The Bootleg has you covered for this weekend's matchup, which kicks off at 5 p.m. on Saturday at Stanford Stadium. Read on for our top storylines heading into Saturday, and check back on the forums during the game, when I'll be posting short recaps at the end of each quarter.
Last time out: Stanford enters the game with a 10-1 overall record, and finished 8-1 in Pac-12 play, the lone loss coming on Nov. 12 to visiting Oregon. The Card retained the Axe last week after eking out a 31-28 win over a surprisingly competitive California squad. Notre Dame's record stands at 8-3, but the Fighting Irish have won their last four games since losing to USC on Oct. 22 in South Bend, Ind. Notre Dame defeated Boston College last weekend by a thin margin, 16-14.
Seniors set for final game: Barring a monumental upset in the Civil War, Saturday is the last time many of the team's seniors and draft-eligible underclassmen will play at Stanford Stadium. Of course, most prominent among those players is Andrew Luck, but a few other big names might make the jump to the next level, such as offensive guard David DeCastro (who said this week he was undecided about the draft), offensive tackle Jonathan Martin and linebacker Chase Thomas. All four of those players will be honored as fourth-year seniors, but each redshirted and has a year of eligibility remaining.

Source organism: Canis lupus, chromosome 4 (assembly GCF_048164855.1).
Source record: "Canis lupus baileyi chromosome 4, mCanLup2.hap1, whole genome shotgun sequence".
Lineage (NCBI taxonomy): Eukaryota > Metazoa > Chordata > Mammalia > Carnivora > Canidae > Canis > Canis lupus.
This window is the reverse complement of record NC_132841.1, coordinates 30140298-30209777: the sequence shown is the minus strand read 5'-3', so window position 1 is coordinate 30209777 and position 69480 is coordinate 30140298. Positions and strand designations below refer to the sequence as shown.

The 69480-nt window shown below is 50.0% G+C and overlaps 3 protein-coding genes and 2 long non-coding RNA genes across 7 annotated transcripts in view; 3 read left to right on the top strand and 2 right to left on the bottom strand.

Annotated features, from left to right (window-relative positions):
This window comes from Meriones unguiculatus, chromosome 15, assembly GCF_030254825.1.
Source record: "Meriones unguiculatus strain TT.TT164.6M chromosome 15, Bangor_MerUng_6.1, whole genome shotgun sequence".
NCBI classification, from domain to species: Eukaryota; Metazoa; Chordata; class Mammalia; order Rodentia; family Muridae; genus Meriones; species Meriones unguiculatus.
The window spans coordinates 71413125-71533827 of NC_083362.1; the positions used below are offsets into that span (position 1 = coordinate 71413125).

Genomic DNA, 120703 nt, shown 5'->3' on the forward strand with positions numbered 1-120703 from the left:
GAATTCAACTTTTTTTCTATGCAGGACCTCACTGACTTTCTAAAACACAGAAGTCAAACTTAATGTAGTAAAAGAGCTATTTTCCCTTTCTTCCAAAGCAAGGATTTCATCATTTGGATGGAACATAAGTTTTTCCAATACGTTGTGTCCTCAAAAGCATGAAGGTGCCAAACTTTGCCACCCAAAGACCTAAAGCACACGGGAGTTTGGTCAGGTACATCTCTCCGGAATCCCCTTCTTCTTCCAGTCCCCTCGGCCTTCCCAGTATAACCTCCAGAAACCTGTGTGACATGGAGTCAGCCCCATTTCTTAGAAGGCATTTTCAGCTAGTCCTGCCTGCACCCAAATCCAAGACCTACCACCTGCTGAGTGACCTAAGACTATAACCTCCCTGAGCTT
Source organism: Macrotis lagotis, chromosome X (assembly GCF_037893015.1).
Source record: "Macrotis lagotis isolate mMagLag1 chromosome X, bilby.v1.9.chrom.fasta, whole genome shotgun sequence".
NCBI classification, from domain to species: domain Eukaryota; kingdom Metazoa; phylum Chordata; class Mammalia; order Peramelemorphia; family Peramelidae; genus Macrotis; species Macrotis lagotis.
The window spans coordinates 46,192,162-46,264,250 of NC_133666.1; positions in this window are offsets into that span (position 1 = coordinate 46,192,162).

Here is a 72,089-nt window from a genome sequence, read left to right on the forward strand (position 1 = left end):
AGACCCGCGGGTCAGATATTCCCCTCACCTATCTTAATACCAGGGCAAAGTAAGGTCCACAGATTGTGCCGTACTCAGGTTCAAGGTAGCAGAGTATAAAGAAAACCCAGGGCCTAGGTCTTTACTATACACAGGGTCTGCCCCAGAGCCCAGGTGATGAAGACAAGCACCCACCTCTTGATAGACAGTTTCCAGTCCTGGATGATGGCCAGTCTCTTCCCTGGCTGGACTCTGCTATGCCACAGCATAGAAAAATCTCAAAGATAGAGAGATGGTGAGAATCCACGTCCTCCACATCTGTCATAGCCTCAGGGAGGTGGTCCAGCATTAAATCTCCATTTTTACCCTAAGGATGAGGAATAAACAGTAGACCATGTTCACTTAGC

Subpar field condition: It's somewhat annoying that the poor quality of the playing surface is one of the major storylines heading into this game, but that's where we stand after two wet games filled with players slipping and sliding. Though the schedule favors Stanford in giving the team three straight home games to close the season, it doesn't help the stadium's groundskeepers, who I'm sure have been keeping busy this week. With no rain currently forecast for Saturday, it should not be as much of an issue against Notre Dame as it was in the Cal and Oregon games, but the field could still be pretty degraded.